The Painted Girls by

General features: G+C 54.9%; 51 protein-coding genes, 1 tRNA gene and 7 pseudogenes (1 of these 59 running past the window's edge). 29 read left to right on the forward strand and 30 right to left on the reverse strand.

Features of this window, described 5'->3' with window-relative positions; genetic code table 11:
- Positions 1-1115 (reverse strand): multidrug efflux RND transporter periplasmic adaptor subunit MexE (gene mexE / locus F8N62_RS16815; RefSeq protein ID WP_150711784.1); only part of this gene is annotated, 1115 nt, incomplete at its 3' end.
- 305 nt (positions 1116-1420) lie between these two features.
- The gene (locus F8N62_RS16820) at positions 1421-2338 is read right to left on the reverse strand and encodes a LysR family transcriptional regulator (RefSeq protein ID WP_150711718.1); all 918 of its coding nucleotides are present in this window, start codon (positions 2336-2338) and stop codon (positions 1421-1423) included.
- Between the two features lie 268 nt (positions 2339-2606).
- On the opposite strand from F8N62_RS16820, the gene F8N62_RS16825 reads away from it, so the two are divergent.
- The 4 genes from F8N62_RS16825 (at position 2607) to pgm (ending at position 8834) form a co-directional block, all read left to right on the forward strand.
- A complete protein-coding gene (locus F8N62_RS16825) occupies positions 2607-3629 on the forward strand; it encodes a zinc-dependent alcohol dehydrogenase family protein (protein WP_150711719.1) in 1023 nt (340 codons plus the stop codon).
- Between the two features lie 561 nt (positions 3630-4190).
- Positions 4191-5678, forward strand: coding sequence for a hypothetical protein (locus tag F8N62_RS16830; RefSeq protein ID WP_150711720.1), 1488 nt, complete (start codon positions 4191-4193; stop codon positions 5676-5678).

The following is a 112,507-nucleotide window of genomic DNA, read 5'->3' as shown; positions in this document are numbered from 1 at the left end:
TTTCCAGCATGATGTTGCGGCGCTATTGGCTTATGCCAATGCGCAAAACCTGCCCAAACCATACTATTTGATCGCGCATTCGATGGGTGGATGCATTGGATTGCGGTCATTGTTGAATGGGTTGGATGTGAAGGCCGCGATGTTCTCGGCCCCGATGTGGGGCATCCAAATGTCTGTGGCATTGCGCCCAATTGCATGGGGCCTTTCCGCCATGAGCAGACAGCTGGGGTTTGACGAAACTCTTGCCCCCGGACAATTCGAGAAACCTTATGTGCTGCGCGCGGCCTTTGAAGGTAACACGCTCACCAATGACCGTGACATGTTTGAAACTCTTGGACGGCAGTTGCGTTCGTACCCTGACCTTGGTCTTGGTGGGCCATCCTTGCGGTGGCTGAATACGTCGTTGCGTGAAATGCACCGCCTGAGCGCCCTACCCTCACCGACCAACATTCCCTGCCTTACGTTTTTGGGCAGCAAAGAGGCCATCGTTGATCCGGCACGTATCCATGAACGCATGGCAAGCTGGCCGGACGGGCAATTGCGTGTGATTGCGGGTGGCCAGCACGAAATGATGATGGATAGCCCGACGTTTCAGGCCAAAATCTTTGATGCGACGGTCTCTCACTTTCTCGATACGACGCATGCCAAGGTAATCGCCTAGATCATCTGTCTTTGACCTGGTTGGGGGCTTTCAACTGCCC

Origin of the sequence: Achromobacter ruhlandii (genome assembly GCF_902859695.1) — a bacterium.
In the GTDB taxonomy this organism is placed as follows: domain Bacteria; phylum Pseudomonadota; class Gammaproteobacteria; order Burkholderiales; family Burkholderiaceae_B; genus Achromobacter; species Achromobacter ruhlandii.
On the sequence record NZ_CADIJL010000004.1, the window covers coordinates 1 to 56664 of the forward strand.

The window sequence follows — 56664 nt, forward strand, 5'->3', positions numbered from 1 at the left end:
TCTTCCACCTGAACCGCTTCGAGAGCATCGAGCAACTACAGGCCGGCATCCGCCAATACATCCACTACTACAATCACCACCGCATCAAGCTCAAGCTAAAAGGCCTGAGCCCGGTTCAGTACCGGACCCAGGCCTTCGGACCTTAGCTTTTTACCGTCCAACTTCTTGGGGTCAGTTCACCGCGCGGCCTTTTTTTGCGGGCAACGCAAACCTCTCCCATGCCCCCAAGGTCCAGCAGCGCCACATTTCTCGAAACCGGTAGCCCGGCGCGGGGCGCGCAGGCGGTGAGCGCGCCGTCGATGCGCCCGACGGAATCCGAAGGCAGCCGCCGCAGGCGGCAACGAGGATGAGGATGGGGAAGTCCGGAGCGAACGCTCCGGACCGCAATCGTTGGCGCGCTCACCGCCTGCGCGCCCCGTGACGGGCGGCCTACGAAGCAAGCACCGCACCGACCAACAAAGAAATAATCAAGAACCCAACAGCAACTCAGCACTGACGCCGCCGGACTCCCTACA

This book is making the rounds in my ballet class, and I thought it might do me good to a take a break from reading incessantly about Nazis in order to read about 19th-century ballet dancers instead. The story is set in Paris in the 1880s and mainly revolves around the relationship between two sisters, one of whom is an aspiring actress and the other an aspiring ballerina, both of whom live in squalor with their younger sister and their absinthe-addicted mother. It’s based on the true story of the girl who posed for Degas’ sculpture of the “Little Dancer Aged Fourteen”. The book paints a gritty portrait of the city and its demimonde; for the most part, dancing at the Paris Opera was anything but glamorous, and the life a woman living in poverty was grim indeed. Also, absinthe was bad. And the guillotine wasn’t great either. Despite the ballet theme, it’s not the kind of book I probably would have sought out on my own - but it’s written well and it was a perfectly distracting read while being stuck in an airport for hours waiting for a delayed flight.